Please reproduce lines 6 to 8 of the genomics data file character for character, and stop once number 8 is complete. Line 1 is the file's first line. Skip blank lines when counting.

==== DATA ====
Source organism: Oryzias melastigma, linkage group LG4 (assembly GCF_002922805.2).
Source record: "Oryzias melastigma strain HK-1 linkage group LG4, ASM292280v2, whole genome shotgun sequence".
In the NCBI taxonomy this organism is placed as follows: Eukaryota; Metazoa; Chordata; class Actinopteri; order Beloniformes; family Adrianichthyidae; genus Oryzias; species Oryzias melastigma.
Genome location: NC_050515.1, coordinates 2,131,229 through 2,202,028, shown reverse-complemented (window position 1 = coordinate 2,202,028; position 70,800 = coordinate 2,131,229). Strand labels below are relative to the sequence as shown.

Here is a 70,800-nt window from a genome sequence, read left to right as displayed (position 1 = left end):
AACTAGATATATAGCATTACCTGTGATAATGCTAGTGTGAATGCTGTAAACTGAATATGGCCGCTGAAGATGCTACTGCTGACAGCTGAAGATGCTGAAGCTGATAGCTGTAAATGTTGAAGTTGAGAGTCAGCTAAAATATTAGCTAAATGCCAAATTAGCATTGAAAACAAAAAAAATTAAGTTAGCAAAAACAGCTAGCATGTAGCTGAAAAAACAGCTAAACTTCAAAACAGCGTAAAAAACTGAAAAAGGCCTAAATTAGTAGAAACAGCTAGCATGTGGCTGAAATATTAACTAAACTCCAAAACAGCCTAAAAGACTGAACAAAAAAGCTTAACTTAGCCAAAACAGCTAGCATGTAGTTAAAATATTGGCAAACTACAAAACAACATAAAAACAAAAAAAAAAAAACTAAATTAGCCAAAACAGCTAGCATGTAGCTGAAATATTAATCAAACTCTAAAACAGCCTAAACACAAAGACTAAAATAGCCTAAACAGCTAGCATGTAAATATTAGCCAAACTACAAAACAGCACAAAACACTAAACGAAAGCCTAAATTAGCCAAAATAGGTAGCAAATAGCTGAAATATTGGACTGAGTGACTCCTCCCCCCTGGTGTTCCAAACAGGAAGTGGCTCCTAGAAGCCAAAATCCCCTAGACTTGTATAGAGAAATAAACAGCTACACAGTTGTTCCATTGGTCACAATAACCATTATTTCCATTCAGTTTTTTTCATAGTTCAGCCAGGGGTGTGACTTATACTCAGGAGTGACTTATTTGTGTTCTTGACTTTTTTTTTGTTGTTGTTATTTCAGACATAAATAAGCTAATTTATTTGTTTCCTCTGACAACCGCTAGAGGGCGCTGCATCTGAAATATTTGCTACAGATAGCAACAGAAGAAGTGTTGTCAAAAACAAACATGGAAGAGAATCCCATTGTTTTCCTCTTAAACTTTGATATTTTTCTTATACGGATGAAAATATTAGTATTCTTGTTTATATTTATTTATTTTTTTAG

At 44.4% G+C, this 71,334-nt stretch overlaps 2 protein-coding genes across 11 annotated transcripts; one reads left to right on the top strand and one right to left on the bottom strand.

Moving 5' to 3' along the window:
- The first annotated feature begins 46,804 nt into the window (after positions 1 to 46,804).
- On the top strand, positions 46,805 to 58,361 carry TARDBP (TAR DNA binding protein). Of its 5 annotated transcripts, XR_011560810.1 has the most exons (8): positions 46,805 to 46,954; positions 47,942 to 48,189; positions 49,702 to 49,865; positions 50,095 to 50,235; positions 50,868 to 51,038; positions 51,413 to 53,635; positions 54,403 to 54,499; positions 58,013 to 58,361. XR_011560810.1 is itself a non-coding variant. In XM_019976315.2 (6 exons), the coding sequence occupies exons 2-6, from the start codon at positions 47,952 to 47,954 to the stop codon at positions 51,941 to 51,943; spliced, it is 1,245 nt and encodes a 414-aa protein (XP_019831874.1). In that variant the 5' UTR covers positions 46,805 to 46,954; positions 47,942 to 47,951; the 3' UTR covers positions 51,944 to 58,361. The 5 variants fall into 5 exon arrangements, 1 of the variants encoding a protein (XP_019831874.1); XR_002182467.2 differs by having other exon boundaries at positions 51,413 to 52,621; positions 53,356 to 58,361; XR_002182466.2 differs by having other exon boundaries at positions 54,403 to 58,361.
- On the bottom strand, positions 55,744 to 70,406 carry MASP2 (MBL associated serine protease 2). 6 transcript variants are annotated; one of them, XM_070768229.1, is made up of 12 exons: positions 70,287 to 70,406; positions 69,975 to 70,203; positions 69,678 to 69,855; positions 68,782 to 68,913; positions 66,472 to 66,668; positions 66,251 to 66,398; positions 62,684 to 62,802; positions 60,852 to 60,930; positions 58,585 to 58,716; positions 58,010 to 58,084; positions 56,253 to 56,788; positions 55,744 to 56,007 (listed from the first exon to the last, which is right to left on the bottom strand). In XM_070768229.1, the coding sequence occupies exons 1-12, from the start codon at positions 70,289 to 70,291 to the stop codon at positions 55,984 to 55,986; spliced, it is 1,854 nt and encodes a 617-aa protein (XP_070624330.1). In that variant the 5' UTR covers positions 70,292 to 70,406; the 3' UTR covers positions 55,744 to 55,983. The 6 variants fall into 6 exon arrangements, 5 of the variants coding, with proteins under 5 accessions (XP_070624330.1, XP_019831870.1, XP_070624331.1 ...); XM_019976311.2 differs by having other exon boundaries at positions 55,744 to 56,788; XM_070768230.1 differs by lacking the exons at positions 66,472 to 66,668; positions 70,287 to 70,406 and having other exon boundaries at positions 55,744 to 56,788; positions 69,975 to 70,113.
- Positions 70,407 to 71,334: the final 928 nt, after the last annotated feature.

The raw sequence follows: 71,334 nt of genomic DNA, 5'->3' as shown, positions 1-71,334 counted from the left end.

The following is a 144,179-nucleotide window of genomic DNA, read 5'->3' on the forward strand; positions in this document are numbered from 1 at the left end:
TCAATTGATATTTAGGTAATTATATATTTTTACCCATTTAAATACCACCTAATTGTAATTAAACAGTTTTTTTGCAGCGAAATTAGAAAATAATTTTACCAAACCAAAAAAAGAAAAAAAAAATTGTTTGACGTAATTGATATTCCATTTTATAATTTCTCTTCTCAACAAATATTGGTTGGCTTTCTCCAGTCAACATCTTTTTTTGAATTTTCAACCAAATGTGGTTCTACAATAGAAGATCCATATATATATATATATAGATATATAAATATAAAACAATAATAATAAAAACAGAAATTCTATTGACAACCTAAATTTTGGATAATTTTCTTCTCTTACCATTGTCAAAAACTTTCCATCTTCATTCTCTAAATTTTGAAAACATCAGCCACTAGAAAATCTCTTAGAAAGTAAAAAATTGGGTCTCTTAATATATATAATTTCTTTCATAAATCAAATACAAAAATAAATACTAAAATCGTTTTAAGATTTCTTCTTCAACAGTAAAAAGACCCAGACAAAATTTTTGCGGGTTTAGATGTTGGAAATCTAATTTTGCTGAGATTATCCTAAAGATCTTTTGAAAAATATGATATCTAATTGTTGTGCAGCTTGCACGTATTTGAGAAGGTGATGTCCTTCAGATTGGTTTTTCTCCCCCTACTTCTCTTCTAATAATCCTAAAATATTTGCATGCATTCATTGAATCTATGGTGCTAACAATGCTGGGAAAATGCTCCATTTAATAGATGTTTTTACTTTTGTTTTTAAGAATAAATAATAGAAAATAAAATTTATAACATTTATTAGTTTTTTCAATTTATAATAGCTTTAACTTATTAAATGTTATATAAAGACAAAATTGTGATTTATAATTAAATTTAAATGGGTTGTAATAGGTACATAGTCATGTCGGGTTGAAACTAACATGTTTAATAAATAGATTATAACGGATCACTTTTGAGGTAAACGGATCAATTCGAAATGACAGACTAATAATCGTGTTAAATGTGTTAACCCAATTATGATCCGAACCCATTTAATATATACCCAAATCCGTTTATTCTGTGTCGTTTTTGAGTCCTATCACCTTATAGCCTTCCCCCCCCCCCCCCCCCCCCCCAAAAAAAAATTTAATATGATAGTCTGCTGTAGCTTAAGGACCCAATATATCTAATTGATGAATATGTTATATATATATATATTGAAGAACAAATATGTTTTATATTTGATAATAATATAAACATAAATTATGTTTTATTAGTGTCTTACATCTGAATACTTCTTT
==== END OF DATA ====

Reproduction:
AACTAGATATATAGCATTACCTGTGATAATGCTAGTGTGAATGCTGTAAACTGAATATGGCCGCTGAAGATGCTACTGCTGACAGCTGAAGATGCTGAAGCTGATAGCTGTAAATGTTGAAGTTGAGAGTCAGCTAAAATATTAGCTAAATGCCAAATTAGCATTGAAAACAAAAAAAATTAAGTTAGCAAAAACAGCTAGCATGTAGCTGAAAAAACAGCTAAACTTCAAAACAGCGTAAAAAACTGAAAAAGGCCTAAATTAGTAGAAACAGCTAGCATGTGGCTGAAATATTAACTAAACTCCAAAACAGCCTAAAAGACTGAACAAAAAAGCTTAACTTAGCCAAAACAGCTAGCATGTAGTTAAAATATTGGCAAACTACAAAACAACATAAAAACAAAAAAAAAAAAACTAAATTAGCCAAAACAGCTAGCATGTAGCTGAAATATTAATCAAACTCTAAAACAGCCTAAACACAAAGACTAAAATAGCCTAAACAGCTAGCATGTAAATATTAGCCAAACTACAAAACAGCACAAAACACTAAACGAAAGCCTAAATTAGCCAAAATAGGTAGCAAATAGCTGAAATATTGGACTGAGTGACTCCTCCCCCCTGGTGTTCCAAACAGGAAGTGGCTCCTAGAAGCCAAAATCCCCTAGACTTGTATAGAGAAATAAACAGCTACACAGTTGTTCCATTGGTCACAATAACCATTATTTCCATTCAGTTTTTTTCATAGTTCAGCCAGGGGTGTGACTTATACTCAGGAGTGACTTATTTGTGTTCTTGACTTTTTTTTTGTTGTTGTTATTTCAGACATAAATAAGCTAATTTATTTGTTTCCTCTGACAACCGCTAGAGGGCGCTGCATCTGAAATATTTGCTACAGATAGCAACAGAAGAAGTGTTGTCAAAAACAAACATGGAAGAGAATCCCATTGTTTTCCTCTTAAACTTTGATATTTTTCTTATACGGATGAAAATATTAGTATTCTTGTTTATATTTATTTATTTTTTTAG

At 44.4% G+C, this 71,334-nt stretch overlaps 2 protein-coding genes across 11 annotated transcripts; one reads left to right on the top strand and one right to left on the bottom strand.

Moving 5' to 3' along the window: